There's a folder in my work station that if you're an interviewer, you don't want to end up in because you usually try and find your way out of there again unfortunately.
What is that folder all about?
They are the interviews that Gary’s referring to that fell short of the mark. It doesn’t go anywhere. They’re there during days when we need them, but there are some that have been there for a couple of years now, probably if not longer.Click To Tweet
I'm honored that I didn't end up on that list.
You're in a long line from that list.
By the way, before I forget it, shout out to Stan Peake for introducing us. It's amazing how this world works and being able to have people be introduced to everybody else and how small the world becomes when we all connect.
We affectionately know him over here as the Peake-onator. He’s also another interview who’s a long way from that aforementioned folder.
I have one last question that I ask every single guest, and I'm going to get it from both of you guys. When the interview is over or you leave the room or you walk out the door, what's the one thing you want people to think about you when you're not there to defend yourself?
We've already touched on it. The essence of the show is that these guys will make my world better in or out of work and I can trust them to give me gold. That's the whole thing. I take it very personally with the show we put it out in every respect, whether it be the production, the editing, the style, the questions. When these guys put the work in, put the time in and if they put something out there, it's going to add that each of my will to make me feel better and give me tools that I can use to make other people feel better. It’s having the tools. I've had loads of letters and calls from people where they have gone to people who've lost their mojo and they've been able to take stuff that the guests have shared. They can then be of service to others to help them get the mojo working for their kids or their partner or somebody at work. That's mojo work. It’s being able to be of service to others and to say, “We’ve got a killer guest with great content, great insights and it's usable practical stuff.” It's a fun show. It's got a bit of rock and roll but always get something that we can execute upon.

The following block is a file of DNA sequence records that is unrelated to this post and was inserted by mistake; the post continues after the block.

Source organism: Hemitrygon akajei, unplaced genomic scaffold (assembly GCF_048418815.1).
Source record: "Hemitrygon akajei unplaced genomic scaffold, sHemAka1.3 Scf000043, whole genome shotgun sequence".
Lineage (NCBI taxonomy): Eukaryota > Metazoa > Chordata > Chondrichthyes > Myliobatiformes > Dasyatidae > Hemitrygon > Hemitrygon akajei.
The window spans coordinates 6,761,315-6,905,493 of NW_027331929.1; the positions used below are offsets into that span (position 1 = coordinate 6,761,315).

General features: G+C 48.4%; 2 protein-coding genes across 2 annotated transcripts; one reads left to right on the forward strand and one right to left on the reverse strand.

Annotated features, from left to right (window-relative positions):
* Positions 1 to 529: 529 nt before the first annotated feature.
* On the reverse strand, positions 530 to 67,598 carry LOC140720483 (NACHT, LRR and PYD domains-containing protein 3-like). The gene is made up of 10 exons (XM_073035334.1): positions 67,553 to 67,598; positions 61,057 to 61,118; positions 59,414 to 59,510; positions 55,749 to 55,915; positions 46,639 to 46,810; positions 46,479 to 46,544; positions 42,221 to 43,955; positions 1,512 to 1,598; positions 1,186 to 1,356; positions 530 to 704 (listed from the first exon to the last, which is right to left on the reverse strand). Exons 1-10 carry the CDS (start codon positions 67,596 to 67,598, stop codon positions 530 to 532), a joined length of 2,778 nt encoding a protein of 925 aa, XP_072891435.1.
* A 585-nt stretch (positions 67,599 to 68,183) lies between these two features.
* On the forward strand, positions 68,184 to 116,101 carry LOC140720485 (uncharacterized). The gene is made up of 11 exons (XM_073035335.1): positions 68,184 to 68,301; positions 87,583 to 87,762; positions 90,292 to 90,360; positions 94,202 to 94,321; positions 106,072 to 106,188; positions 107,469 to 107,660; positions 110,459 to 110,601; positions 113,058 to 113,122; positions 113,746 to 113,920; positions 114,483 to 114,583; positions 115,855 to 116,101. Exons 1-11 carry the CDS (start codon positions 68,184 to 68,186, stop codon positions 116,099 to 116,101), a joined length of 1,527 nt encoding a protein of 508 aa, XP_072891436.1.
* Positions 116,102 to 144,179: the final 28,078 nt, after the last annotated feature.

We interviewed the CEO of a number of Australian football clubs out here. In fact, correct me if I'm wrong, Gary, in his first CEO role, he was the youngest CEO that's ever the big thing in the AFL. Before we started recording, one of his comments was he got the show on the bus on the way to work over Monday morning and he said, “I don't even look at the title. I just turn the show on.” For me to have someone that's best to our show and trust this so much that he doesn't even bother to take a look at the title of the show, he just turns it on knowing that he's going to get something out of it, walking out of the room after an interview or after finishing a show like I did, my question is when he gets to work on Monday morning after listening to us on the bus, what's he going to say about that show? That's my benchmark.
I want to say that you do not disappoint. You were wonderful to be interviewed by and I'm honored to call you guys friends. Thank you very much for being on the show. You guys are on my Spotify list and as it comes up, I listen to it. Keep doing what you're doing and thank you for putting out such incredible stuff week after week. How do people get in touch with you in case people are looking?
Because we're commercial radio guys, it's amazing how this new medium of podcast allows people to hook up. A lot of people that we get introduced us to, because you can do it long-form and you can spend 40 minutes or an hour, sometimes an hour, with some of the guests we've had on, you almost become mates from across the Pacific. When you come to Australia, we'll catch up for a brew, whatever that might be.